Sebastian R. P. Gertz, Ph.D. (2010) in Classics, University of Cambridge, is a Research Associate to the Ancient Commentators on Aristotle project at King's College London. He has published on Greek Neoplatonism and the ancient commentary tradition.
All those interested in Plato, the Neoplatonic tradition (particularly Proclus, Olympiodorus and Damascius), ancient commentaries, the intellectual history of Late Antiquity, and ancient psychology and ethics.
"This is an excellent book which makes a great contribution not only to the literature on the commentary tradition of the Phaedo, but also to the study of Neoplatonic commentaries and the way in which such commentaries should be read. Sarah Klitenic Wear, Bryn Mawr Classical Review 8.5.2012.
"Gertz has done many services in this volume, and it is likely not an exaggeration to hold his work as a model approach to dealing with the Neoplatonic commentary genre and its difficulties of interpretation." Dennis Clark, The International Journal of the Platonic 8:1 (2014), pp. 107-109.
"A huge amount of scholarship has evidently gone into producing this volume, and the result is a book that makes a significant contribution to research in this area and that most certainly delivers on its goal of helping us to see the Phaedo through late Neoplatonic spectacles." G. Fay Edwards, Philosophical Review 123:2 (2014), pp. 231-234.
"This book should be on the reading list of all who study the nature of soul in Plato, the place of the Phaedo in the Neoplatonic curriculum, Plato’s theory of recollection and the forms in souls, Plato’s myths, transmission patterns among Neoplatonic commentators, and ethical issues such as philosophical purification, suicide, the relationship between civic and contemplative virtues, providence, and others." Donka D. Markus, Ancient Philosophy 33:2 (2013), pp. 464-469.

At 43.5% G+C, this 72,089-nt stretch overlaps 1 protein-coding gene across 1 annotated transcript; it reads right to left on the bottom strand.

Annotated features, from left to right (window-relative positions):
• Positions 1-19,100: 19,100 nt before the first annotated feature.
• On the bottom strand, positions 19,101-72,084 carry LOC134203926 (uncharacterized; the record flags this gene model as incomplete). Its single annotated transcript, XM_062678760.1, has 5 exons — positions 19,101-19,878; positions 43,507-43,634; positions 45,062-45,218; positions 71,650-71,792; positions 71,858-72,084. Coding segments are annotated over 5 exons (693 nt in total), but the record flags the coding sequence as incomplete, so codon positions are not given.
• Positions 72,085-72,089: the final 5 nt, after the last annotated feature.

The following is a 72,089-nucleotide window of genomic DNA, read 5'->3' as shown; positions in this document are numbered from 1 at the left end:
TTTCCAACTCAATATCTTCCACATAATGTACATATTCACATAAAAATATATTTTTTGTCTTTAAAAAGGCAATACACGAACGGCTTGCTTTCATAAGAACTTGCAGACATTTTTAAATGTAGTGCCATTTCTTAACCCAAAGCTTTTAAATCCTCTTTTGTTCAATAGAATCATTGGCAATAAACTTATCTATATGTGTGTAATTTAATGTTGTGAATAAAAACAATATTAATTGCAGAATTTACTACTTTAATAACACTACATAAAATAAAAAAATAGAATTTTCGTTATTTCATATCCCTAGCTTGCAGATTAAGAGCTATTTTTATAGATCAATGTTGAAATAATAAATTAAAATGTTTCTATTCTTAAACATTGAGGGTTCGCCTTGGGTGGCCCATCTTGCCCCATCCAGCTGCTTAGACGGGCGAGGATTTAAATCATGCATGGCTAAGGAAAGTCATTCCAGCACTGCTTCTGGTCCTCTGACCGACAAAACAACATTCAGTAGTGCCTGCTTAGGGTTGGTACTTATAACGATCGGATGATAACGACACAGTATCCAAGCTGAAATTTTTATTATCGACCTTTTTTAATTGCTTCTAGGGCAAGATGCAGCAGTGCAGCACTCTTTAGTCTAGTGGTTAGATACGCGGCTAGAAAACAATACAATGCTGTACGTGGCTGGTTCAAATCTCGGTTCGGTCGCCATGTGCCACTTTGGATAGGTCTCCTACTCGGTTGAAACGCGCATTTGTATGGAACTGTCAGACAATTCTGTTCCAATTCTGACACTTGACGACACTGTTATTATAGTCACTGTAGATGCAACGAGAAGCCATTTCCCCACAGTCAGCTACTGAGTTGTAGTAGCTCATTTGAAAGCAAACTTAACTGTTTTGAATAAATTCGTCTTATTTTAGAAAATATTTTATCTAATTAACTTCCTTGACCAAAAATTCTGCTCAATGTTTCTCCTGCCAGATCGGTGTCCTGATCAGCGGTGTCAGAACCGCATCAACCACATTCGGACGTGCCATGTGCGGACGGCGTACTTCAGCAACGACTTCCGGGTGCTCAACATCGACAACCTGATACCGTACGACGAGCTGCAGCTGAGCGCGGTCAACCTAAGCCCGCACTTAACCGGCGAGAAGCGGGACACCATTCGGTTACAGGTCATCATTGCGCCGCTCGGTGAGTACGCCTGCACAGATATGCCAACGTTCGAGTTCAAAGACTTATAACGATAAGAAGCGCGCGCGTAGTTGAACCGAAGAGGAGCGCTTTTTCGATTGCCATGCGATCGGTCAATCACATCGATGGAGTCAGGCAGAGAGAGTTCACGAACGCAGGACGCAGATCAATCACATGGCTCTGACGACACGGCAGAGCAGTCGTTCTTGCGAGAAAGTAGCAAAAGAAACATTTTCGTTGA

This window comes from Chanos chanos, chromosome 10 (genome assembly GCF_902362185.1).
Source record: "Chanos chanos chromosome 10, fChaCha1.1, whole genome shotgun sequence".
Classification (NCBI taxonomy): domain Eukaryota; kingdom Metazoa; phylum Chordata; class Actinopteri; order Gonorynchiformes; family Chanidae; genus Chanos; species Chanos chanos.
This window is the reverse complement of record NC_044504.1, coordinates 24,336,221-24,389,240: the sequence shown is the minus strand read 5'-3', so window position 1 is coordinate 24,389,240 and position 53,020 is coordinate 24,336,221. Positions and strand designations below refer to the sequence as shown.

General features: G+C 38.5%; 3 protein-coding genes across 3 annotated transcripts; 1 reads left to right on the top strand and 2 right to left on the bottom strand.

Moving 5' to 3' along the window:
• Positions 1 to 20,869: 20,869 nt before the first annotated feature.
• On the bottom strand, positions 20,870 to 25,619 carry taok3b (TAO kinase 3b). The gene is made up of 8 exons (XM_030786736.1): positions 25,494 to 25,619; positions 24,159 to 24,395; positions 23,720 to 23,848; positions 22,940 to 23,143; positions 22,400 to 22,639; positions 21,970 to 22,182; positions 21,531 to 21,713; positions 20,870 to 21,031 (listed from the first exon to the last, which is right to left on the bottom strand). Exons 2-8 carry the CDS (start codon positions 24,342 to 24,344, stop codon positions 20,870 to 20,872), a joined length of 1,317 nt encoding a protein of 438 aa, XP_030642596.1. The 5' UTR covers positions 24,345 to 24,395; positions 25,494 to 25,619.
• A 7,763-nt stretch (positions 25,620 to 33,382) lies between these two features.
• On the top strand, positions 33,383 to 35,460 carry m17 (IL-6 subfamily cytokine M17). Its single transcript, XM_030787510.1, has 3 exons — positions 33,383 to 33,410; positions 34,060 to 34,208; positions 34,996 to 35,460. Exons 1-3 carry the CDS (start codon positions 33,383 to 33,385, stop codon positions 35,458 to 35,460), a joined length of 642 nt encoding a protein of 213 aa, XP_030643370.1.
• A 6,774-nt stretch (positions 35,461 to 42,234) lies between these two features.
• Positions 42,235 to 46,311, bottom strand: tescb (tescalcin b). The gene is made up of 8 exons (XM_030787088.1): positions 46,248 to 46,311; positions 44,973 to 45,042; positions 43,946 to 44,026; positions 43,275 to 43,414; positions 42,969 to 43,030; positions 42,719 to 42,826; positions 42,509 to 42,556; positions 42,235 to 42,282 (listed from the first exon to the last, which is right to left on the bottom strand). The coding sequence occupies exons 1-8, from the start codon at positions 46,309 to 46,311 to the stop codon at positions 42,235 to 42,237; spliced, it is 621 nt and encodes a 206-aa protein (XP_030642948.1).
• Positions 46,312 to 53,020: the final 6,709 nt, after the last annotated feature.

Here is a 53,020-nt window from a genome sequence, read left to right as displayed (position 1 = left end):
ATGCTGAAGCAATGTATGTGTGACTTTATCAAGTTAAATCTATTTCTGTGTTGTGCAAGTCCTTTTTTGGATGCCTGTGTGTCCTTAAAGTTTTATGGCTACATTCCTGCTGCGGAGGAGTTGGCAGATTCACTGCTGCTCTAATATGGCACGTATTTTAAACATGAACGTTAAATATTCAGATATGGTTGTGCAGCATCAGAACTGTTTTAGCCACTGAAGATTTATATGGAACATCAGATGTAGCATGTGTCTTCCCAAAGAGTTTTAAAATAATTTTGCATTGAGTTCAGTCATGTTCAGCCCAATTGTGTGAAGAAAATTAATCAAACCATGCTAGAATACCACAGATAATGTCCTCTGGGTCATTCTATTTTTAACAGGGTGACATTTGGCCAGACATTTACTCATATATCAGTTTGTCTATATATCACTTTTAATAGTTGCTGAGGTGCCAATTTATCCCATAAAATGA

Table of contents
1. Nature and purpose of the present study
2. Olympiodorus and Damascius: two philosophical personalities
3. Interpreting the Phaedo: the centrality of the skopo¢j
3.1. Finding the skopo¢j
3.2. Applying the skopo¢j
Olympiodorus on suicide
1. Philosophy as mele¢th qana¢tou and the prohibition of suicide
2. Two kinds of death and separation
3. Two ways of arguing against suicide
4. Olympiodorus’ three arguments
5. The esoteric doctrine
6. The philosophical argument
7. The case for suicide
8. Olympiodorus’ conclusion
Politics and purification in Socrates’ second defence (Phd. 63b-69e)
1.1. The civic virtues and the statesman
1.2. Old puzzles
2. The civic context(s) of Plato’s Phaedo
3. The discourses on purification
4. The virtues
5. Conclusion: The rapture of virtues
Syrianus and Damascius: two interpretations of the argument from opposites in Plato’s
Phaedo (Phd. 69e-72d)
1. Introduction 00
2. The background to Syrianus and Damascius
3.1. Syrianus’ interpretation of the argument from opposites in outline
3.2. Syrianus’ approach to particular problems with the argument
3.3. How much does the argument from opposites prove?
4. Damascius: s%¢zetai o¥ lo¢goj?
4.1. Damascius’ critique of Syrianus
4.2. Damascius’ own version of the argument
Memory, forgetfulness and recollection in the Phaedo Commentaries
2. What does the argument prove?
3. What is recollection, and how does it work?
4. What forms are recollected, and why do we need forms at all?
5. Two puzzles about memory and recollection
The affinity argument in Plato’s Phaedo
2. Alcinous, Plotinus and Porphyry
4. Proclus’ analysis of the argument
5. Damascius’ critique of Proclus
6. Three objections to the argument
7. Two Platonic problems
The final argument in Plato’s Phaedo
1. The ‘second voyage’
2. The final argument
3. Strato’s criticisms and their impact
4. Refuting Strato 000
5. Damascius’ new analysis
6. Concluding evaluation
7. A final note on the argument for immortality in Proclus’
Elements of Theology
Immortality and afterlife in the Phaedo myth
2. The afterlife journey: Phd. 107c-108c
3. Which earth is the ‘true earth’?
4. The underground rivers in Damascius and Olympiodorus